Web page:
Market Monetarist and Mercatus Center scholar David Beckworth recently blogged that the “negative yield curve”—when short-term rates rise above long-term—is here already in some economies, and heading to the US.
For the uninitiated, a negative yield curve has been a reliable precursor to recessions. Beckworth charts 2-year Treasuries vs.10-year:
David Glasner, proprietor of the always-thoughtful Easy Money blog, also treated the inverted yield curve, and his concluding money quote is this:
Nominal GDP has been increasing at a very lackluster annual rate of about 4-4.5% for the past two years. Certainly, further increases in the Fed Funds target would not be warranted if the rate of growth in nominal GDP is any less than 4% or if the yield curve should flatten for some other reason like a decline in interest rates at the longer end of the yield curve. Caution, possible inversion ahead.
Why Not Stand Still?
And then the sometimes irascible Brad DeLong weighed in, concluding that the orthodox macroeconomic take on the inflation-unemployment nexus seems frozen yet awry, and that the last few decades do not seen to credit the Phillips Curve. The Federal Reserve should wait and see if inflation actually arrives, suggests DeLong.
Yet the Fed has been issuing studies that the US is “beyond full employment,” that the NAIRU rate is 4.7% and even that the long-term real GDP growth path of the US economy is 1.8%.
Recent Fed posturing seems to indicate two more rate hikes in 2018, and then even more hikes in 2019. As of now, it appears the Fed wants to push short-term rates above 3% and possibly above longer-term rates—that is, the Fed appears to be targeting an inverted yield curve.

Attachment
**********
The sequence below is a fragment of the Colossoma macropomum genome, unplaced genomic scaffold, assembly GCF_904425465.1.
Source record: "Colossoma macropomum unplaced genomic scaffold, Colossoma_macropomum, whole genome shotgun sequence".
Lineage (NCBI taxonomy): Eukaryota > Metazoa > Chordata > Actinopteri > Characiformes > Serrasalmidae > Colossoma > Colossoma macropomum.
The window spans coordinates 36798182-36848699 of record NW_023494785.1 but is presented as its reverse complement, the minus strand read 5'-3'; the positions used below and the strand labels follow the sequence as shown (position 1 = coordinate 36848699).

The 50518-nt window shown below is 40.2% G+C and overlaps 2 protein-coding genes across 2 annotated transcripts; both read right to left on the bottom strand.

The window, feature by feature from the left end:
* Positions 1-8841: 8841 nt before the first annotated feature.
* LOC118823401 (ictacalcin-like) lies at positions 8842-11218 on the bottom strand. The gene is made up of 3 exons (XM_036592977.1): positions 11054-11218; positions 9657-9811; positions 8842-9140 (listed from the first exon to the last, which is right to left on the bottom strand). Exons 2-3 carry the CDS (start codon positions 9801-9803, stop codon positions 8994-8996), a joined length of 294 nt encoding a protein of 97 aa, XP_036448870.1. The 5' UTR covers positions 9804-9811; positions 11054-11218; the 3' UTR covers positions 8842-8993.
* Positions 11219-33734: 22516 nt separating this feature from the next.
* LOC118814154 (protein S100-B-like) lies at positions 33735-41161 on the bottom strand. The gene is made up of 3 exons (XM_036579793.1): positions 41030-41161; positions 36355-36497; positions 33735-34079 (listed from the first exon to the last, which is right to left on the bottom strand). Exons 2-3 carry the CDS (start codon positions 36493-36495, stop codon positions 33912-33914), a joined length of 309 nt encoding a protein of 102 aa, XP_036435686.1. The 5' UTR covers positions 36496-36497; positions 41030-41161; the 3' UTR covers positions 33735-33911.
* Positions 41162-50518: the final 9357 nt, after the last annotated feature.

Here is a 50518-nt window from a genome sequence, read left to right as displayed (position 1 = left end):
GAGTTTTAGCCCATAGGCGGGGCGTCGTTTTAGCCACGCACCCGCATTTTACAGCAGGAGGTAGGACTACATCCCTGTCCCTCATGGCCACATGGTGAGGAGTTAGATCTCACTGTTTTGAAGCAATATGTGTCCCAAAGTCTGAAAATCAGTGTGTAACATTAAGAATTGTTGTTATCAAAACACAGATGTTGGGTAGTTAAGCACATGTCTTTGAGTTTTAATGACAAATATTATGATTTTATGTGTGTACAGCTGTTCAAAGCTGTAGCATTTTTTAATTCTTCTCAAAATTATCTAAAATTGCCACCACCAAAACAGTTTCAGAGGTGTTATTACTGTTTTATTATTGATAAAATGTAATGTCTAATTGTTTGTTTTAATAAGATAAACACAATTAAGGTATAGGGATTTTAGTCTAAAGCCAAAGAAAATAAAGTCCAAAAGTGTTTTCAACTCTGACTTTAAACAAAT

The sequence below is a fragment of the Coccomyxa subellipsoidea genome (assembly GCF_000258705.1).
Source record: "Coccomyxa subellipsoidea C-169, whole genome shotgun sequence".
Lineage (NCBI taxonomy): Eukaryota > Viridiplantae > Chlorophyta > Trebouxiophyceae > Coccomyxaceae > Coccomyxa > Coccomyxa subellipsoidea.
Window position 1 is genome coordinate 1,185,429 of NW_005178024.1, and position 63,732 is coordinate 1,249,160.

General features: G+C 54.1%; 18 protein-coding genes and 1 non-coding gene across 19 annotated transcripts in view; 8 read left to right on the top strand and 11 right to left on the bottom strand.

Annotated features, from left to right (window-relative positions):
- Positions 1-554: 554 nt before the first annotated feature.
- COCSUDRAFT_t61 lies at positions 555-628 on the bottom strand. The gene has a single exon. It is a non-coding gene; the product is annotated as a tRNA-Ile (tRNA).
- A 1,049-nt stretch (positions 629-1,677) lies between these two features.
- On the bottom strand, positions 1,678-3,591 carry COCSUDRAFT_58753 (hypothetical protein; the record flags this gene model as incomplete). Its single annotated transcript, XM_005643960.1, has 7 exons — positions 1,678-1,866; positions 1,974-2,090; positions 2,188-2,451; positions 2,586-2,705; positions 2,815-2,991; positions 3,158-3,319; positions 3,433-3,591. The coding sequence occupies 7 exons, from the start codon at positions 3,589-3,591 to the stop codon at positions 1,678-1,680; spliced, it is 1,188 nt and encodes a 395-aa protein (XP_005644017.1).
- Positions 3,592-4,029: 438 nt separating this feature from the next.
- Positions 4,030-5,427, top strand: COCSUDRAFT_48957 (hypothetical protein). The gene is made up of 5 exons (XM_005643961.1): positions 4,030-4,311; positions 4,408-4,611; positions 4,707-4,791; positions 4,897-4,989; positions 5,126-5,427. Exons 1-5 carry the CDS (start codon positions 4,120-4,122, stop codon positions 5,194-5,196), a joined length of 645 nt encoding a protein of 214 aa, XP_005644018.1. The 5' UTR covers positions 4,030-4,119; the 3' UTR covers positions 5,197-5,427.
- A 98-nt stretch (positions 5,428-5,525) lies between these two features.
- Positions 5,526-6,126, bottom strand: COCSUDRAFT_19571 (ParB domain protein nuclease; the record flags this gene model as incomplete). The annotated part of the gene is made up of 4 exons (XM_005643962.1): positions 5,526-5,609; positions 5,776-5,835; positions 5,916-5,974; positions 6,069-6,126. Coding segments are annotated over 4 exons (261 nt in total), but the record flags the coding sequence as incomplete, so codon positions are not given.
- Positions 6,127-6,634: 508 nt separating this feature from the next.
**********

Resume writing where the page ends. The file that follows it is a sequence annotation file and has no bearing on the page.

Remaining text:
After 2008, it is hard to imagine that the Fed would repeat an over-tightening mistake. But then hubris and ossification are the hallmarks of independent (yet perhaps industry-captured) public agencies the world over.
The Fed does not have worry that its products or services are not good enough in the market, nor Fed staffers need worry they will be voted out of office. Even the Fed disaster of 2008 did not result in a house cleaning.
For investors, a tricky road ahead. Indeed, the S&P 500 is about flat for 2018, year-to-date.
Presidents Nixon and Reagan, of course, leaned heavily on Fed chairs to do their bidding. President Trump, who has a background in real estate (and also TV reality shows) may do the same.